CAIRO: “Egypt will not give away a single drop of water of its share of Nile Water, which totals at 55 billion cubic meters,” Al-Mal Business Daily reported Minister of Agriculture Adel Al Beltagy as saying.
The government will work in the upcoming period to increase Egypt’s share of Nile water and that the government will not yield to external pressure to adjust shares, Beltagy said when asked about the government’s view of the Nile Renaissance Dam problem.
Egypt will face major economic losses from the dam, which could reach up to 20 billion EGP annually, professor of agricultural resources at Cairo University Nader Nour al-Din told Al-Bawaba News.
The country also faces negative impacts to its fish supply in the Nile, he said. The lack of water would force Egypt to abandon its cultivation of sugar cane and rice, which are considered among the most important agricultural resources.
Beltagy said the ministry put a tight strategy to deal with not only water crisis but also the agricultural sector as a whole in the upcoming period.
The strategy will be split into aspects; one will aim make use of water optimally by amending irrigation manners along with planting low-consuming water crops and resuming political talks with Ethiopian partners.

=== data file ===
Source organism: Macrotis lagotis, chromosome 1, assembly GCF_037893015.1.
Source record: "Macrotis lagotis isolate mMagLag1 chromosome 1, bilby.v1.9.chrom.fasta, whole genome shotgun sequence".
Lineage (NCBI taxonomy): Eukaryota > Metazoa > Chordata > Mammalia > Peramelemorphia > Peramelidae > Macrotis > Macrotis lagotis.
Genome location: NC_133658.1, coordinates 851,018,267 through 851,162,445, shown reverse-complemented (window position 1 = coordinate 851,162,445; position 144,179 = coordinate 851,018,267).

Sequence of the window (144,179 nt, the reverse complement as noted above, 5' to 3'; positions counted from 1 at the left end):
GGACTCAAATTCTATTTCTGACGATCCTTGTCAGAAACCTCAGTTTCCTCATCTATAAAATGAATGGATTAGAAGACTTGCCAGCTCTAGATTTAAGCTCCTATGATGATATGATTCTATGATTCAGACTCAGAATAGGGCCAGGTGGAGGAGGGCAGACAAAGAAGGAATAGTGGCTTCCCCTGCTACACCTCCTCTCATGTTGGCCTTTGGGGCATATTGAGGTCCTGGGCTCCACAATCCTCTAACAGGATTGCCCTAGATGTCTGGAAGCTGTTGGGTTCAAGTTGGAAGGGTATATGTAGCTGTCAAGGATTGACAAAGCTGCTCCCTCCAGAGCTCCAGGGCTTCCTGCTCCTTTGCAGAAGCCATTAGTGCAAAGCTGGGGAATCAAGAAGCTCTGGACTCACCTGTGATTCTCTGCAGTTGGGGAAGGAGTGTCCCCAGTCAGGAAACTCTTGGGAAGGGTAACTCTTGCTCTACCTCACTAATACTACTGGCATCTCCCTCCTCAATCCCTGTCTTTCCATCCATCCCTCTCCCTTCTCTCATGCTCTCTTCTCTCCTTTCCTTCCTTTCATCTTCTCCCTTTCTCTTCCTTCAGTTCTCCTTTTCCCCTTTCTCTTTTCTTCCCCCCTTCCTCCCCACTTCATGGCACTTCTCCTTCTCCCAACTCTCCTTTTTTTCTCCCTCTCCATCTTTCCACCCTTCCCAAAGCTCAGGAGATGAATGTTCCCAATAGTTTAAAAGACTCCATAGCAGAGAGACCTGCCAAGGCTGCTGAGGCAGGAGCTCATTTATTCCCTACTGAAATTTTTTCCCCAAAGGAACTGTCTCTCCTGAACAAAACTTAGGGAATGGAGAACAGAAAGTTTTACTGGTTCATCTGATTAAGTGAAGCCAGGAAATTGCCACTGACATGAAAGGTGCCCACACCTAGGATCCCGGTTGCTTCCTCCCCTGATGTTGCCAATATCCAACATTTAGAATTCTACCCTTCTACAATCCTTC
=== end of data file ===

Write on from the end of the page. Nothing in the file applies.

The second aspect will aim to improve national agricultural knowledge and promote the Genetically Engineered Products sector.
The Ministry of Agriculture will focus in the upcoming period to boost agricultural sectors since it could help achieve self efficiency. It could also meet citizens’ growing needs and increase Egyptian revenues of Agriculture, Beltagy said.
The importance of the agricultural sector lies in including 30 percent of total labor forces and participating with 14.8 percent of the Gross Domestic Products (GDB), head of Agricultural Research Center Abdel Aziz Tantawy told Amwal Al-Ghad news gate in May.
Besides promoting the agricultural participation through GDB, the ministry will work on attracting new investments along with widening the acreage and boosting livestock, Tantawy said.
The livestock participation GDP upped to four percent last year, he said and that the poultry wealth also edged higher to include 2 million workers and 60,000 farms.